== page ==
Then we realized that Alexander disease is, in fact, a disease of astrocytes. That’s how we put all this together.
Thus far, have you been doing in vivo work or have things been limited to cell culture?
So far it’s been limited to cell culture because we’re still in the process of developing the forms of the siRNA to achieve allele-specific suppression of the mutant form of GFAP while leaving the wild-type form intact.
And that poses a particular challenge.
Correct. Allele-specific suppression is the most specific form of RNAi.
What about work on the vector itself? Is that more straightforward?
Yeah. We have developed the vector along with [University of Iowa researcher] Paul McCray. He first developed this vector, which is lymphocytic choriomeningitis virus pseudotyped with feline immunodeficiency virus. That way, we’re able to use the tropism of LCV without having the pathology that often goes with it.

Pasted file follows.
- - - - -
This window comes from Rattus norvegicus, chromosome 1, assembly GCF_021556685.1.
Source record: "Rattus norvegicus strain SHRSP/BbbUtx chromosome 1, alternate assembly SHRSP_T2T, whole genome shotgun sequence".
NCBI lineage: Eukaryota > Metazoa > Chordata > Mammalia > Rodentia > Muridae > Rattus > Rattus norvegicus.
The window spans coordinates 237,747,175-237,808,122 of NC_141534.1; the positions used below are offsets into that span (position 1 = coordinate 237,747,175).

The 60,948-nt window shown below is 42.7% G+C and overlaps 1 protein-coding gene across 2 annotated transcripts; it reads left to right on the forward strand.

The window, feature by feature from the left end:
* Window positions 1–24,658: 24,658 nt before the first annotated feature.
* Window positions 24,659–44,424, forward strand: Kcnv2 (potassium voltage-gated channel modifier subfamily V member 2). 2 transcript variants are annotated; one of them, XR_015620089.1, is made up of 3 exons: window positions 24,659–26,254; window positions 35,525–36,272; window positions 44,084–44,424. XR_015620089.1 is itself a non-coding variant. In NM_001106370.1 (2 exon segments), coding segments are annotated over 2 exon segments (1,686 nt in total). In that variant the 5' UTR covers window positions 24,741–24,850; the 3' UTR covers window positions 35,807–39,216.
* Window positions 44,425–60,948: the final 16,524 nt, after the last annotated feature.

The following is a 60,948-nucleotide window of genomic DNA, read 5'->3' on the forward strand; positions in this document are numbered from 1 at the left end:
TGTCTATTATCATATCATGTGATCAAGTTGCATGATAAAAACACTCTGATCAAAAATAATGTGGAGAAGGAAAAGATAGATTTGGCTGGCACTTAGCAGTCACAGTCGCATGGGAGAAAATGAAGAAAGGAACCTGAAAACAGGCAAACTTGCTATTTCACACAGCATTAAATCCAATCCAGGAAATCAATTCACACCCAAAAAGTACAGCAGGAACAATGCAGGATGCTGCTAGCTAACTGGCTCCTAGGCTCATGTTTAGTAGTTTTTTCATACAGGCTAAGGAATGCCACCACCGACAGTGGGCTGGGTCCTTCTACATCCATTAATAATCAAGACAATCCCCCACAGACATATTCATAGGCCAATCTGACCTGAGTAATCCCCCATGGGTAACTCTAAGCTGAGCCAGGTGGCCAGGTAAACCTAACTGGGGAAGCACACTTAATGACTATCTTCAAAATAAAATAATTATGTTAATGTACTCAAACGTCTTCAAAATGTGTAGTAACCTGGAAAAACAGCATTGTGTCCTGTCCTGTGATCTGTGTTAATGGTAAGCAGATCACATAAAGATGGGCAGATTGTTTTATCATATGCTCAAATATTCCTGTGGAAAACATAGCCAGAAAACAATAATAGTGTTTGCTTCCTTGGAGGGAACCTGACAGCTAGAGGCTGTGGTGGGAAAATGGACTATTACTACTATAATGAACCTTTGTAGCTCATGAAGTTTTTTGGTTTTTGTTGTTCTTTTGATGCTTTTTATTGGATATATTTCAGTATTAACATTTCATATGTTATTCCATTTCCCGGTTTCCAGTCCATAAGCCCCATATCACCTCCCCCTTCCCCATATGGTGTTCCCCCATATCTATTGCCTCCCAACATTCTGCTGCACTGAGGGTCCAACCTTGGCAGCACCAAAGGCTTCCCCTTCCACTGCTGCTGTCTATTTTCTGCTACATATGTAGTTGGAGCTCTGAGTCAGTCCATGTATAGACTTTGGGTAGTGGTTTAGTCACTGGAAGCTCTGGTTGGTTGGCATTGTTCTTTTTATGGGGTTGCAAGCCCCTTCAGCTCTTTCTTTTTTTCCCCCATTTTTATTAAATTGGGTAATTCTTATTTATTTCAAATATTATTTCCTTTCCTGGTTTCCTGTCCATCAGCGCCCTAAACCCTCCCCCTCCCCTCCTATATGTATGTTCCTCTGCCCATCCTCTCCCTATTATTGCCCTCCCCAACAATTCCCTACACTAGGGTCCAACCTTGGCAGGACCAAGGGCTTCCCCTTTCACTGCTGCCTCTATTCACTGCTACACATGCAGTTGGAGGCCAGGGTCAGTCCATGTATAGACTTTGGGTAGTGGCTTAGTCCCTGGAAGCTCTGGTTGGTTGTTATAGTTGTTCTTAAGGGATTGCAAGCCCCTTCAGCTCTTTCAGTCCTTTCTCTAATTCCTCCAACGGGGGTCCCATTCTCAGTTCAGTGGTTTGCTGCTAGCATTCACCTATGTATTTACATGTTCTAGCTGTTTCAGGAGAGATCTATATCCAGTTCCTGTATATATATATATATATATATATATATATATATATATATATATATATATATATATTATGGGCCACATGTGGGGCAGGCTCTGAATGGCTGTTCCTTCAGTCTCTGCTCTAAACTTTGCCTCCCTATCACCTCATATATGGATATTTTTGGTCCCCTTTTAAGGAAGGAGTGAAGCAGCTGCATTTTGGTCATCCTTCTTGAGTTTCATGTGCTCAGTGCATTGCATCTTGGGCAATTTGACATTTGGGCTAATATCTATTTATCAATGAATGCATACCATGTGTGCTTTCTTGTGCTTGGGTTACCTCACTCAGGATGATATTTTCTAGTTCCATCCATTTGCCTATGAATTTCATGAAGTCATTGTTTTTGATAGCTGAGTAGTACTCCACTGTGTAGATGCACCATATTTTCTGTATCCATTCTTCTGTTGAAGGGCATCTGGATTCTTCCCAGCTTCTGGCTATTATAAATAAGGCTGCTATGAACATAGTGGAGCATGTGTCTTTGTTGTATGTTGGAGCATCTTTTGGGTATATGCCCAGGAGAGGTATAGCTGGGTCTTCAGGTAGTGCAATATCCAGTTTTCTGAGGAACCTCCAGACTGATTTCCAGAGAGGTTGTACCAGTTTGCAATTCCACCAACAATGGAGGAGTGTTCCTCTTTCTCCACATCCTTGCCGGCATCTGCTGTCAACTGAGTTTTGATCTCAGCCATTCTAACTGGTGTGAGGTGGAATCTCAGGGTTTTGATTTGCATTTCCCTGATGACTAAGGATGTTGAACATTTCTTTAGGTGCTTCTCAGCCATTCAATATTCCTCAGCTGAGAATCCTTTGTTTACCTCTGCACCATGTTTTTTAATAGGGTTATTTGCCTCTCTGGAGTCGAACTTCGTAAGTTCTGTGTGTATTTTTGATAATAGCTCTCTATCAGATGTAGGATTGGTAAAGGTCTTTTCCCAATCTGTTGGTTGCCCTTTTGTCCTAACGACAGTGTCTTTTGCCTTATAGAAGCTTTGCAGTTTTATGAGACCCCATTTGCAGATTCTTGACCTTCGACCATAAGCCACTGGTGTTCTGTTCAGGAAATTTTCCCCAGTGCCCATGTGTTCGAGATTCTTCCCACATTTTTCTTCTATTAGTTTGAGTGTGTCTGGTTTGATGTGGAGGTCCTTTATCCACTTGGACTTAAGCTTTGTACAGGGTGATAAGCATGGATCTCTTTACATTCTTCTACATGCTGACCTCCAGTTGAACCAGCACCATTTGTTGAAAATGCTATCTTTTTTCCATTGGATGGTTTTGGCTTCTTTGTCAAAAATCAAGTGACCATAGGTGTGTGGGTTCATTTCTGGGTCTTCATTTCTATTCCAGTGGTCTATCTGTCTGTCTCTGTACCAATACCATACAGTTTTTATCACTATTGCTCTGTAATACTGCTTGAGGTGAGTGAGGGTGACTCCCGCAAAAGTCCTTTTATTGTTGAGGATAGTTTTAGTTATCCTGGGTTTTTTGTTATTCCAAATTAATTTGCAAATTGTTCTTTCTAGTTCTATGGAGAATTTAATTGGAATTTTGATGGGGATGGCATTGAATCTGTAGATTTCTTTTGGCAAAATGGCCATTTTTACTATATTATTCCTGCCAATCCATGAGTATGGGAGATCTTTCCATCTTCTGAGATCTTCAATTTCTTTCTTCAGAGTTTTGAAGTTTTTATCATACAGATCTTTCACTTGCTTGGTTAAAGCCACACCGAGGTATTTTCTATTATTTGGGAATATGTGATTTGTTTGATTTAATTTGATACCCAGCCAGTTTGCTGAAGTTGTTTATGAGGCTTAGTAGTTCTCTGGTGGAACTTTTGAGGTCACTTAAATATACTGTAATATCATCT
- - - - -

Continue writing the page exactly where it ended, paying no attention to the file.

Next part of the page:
Have you actually delivered siRNA or shRNA with this vector?
We have not yet delivered shRNA with it, but we have been able to infect astrocytes with the virus and we have been able to get cells to express genes that the virus is carrying.
Just to clarify, for Alexander disease, shRNA would be the approach you’d want to take to get sustained knockdown.
The NIH grant is to support in vivo studies?
Yeah. The plan is to move into in vivo studies. In fact, part of our funding is to [support our] carrying this all the way into in vivo studies using a mouse model.